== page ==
Click Next.

3. Browse to the Source Files on the ISO

  1. Click Browse.
  2. Browse to the mounted ISO.
  3. Click Next.

4. Name the Destination Folder

  1. Provide a name for the directory that will be created on the deployment share to store the OS files.
  2. Click Next.

5. Begin the Import Process

Click Next.

6. Exit the Wizard

Click Finish. The newly imported OS editions are listed in the Deployment Workbench, under Operating Systems for the specified deployment share.

7. Delete OS Editions You Do Not Plan to Use

  1. In the Deployment Workbench, use CTRL-click to select all editions that will not be used, and then right-click.
  2. Select Delete.

Add VMware Agents and Tools

In this procedure, you download various VMware agents and tools, as well as a couple of third-party tools, and copy these installers to the correct sub-folders of the VMware folder on the deployment share.

Prerequisites

To perform this exercise, you need the following:

  • VMware folder – You need to have completed the previous exercise Add the VMware OS Optimization Tool MDT Plug-in. Part of that exercise involves downloading the OS Optimization Tool MDT Plug-in, extracting its files and folders, and copying the VMware folder to the deployment share.
  • App Volumes installer – VMware App Volumes™ is included with Horizon Enterprise Edition, available from the Download VMware Horizon page. The App Volumes installer is distributed as an ISO file. Extract the ISO contents to a folder so that you can copy the App Volumes Agent.msi file.
  • Dynamic Environment Manager installer – The VMware Dynamic Environment Manager™ installer is available from the VMware Downloads page. It is also included with Horizon Enterprise Edition. The MSI installer file is included in a ZIP file.
  • Horizon Agent installer – This executable (.exe) file is available from the Download VMware Horizon page.

1. Navigate to the VMware Folder on the Deployment Share

In the File Explorer, go to the VMware folder on the deployment share.

2. Copy the App Volumes Agent Installer into a Sub-Folder

Copy the App Volumes Agent.msi file into the AppVolumesAgent folder if you use App Volumes.

3. Copy the Dynamic Environment Manager Installer into a Sub-Folder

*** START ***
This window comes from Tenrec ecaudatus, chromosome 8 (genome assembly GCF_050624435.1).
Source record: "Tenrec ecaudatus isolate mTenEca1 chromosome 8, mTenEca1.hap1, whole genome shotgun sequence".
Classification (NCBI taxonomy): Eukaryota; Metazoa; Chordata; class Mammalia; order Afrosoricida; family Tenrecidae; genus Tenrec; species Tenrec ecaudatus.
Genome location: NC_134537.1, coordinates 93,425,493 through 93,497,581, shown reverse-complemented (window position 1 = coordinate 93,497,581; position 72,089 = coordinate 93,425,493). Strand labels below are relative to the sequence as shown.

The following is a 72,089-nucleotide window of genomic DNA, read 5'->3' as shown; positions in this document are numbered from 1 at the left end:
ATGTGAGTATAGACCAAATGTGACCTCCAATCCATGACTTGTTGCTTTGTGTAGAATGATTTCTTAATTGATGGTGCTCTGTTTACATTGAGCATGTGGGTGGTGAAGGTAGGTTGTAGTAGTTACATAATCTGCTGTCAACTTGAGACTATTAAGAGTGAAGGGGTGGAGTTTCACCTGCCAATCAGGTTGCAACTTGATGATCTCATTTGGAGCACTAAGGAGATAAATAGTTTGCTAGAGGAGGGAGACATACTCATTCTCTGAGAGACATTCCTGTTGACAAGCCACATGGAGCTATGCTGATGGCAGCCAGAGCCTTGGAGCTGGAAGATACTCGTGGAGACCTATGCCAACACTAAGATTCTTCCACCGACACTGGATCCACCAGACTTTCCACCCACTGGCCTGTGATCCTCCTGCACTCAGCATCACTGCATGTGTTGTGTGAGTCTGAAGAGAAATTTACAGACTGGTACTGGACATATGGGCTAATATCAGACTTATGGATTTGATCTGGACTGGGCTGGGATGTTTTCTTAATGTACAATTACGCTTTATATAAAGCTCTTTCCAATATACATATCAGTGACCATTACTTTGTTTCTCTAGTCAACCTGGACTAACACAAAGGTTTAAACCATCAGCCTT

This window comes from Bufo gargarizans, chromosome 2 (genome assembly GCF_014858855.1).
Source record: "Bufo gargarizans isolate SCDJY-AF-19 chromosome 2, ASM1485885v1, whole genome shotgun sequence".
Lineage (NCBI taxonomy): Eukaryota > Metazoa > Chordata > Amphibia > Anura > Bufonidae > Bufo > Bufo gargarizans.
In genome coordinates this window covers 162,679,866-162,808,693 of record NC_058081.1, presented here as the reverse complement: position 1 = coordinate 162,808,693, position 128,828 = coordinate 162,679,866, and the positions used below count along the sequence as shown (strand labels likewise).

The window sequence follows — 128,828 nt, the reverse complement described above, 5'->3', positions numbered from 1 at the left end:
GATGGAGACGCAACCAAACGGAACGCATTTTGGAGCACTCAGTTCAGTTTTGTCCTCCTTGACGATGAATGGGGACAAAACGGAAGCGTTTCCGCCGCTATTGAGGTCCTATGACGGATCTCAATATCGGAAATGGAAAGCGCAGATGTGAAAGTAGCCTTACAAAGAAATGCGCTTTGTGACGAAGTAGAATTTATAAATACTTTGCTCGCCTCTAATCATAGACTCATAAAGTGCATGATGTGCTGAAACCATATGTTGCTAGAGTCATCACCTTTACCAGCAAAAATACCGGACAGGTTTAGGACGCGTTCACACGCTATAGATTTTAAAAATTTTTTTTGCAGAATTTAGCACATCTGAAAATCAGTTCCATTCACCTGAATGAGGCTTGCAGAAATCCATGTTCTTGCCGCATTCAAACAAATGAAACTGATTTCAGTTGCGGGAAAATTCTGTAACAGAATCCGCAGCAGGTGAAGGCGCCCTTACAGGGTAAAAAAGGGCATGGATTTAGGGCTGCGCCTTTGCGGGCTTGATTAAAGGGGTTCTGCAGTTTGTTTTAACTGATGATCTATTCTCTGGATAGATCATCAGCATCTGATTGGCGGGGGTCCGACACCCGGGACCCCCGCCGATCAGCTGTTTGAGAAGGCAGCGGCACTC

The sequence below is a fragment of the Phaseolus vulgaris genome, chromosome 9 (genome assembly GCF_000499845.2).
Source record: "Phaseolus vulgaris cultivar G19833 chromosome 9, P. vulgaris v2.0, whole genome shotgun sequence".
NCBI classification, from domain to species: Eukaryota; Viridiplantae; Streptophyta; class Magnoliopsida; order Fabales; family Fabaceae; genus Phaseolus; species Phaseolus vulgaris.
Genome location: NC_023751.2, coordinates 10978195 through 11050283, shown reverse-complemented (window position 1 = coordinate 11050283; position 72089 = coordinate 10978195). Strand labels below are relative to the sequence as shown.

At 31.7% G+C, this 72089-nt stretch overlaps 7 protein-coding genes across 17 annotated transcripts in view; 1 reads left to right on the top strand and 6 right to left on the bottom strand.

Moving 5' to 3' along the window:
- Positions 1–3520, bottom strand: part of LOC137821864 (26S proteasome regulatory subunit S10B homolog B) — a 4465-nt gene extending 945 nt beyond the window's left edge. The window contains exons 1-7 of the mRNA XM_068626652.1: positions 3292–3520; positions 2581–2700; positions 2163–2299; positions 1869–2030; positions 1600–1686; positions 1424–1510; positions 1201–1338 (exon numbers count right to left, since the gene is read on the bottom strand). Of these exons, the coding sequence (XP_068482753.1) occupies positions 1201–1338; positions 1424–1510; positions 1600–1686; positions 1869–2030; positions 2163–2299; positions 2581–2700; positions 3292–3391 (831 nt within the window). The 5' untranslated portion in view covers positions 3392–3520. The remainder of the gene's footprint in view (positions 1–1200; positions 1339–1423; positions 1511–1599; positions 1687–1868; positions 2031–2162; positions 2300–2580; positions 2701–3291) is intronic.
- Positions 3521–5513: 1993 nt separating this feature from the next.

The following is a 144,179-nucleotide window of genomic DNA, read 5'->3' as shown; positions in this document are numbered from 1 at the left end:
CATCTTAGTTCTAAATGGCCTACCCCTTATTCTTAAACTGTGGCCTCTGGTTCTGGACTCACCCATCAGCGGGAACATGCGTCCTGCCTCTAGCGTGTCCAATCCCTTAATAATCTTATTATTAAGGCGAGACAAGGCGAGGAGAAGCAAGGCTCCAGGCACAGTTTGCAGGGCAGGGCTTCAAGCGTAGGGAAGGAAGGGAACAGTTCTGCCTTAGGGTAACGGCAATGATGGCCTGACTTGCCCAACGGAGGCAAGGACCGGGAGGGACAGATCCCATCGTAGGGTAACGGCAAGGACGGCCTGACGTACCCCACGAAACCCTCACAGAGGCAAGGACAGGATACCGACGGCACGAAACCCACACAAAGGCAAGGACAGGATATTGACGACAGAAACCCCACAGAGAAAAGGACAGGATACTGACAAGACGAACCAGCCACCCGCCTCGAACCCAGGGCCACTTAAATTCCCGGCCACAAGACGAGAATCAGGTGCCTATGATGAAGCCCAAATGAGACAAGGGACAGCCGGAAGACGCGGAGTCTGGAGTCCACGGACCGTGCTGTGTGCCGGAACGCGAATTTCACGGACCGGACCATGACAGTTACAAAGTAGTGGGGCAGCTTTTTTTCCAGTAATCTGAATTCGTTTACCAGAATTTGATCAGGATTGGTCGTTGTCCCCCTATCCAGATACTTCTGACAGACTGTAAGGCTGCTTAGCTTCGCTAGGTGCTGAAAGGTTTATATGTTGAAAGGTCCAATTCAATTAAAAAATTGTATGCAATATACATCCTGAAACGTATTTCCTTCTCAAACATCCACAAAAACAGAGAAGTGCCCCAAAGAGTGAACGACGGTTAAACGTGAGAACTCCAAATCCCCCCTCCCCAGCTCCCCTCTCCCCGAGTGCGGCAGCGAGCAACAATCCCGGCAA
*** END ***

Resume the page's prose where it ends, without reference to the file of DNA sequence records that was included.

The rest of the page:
Copy the VMware Dynamic Environment*.msi file into the DEM folder if you use Dynamic Environment Manager.

4. Copy the Horizon Agent Installer into a Sub-Folder

Copy the VMware-Horizon-Agent*.exe file into the HorizonAgent folder.

5. Download and Copy Various Tools Files into the OSOT Sub-Folder

  1. Download the VMwareOSOptimizationTool files and copy them into the OSOT folder.
  2. Download and extract the third-party tools LGPO.exe (Local Group Policy Object Utility) and sdelete64.exe (Secure Delete) and copy the files into the OSOT folder.

6. Unblock the LGPO.exe and sdelete64.exe Executables

Right-click each file (sdelete64.exe and lgpo.exe), select Properties, and in the Properties dialog box, select Unblock and click OK.

7. Download and Copy the VMware Tools Installer into a Sub-Folder

Download the VMware-tools-*.exe file and copy it into the VMwareTools folder.

Create and Edit MDT Task Sequences

A task sequence is a set of instructions that tell the deployment tool how to create or deploy an image. In this procedure, you will use a task sequence template from VMware to create a task sequence for installing and configuring the Windows OS and VMware agents and tools, and also for running the OS Optimization Tool.

You will then also the catalog for the Windows system image, which creates an answer file for running an unattended installation.

1. Create a Task Sequence Based on a VMware Template

You select a VMware OSOT task sequence and complete the wizard to configure some basic OS installation settings.

1.1. Start the New Task Sequence Wizard

  1. In the Deployment Workbench, under the correct deployment share, right-click Task Sequence.
  2. Select New Task Sequence.

1.2. Specify an ID and Name for the Task Sequence

  1. Provide a Task sequence ID.
  2. Provide a task sequence name.
  3. Click Next.

1.3. Select a VMware OSOT Task Sequence

  1. Select VMware OSOT Task Sequence.
  2. Click Next.

1.4. Select the Operating System

  1. Select an operating system version and edition.
  2. Click Next.

1.5. Do Not Specify a Product Key

Click Next.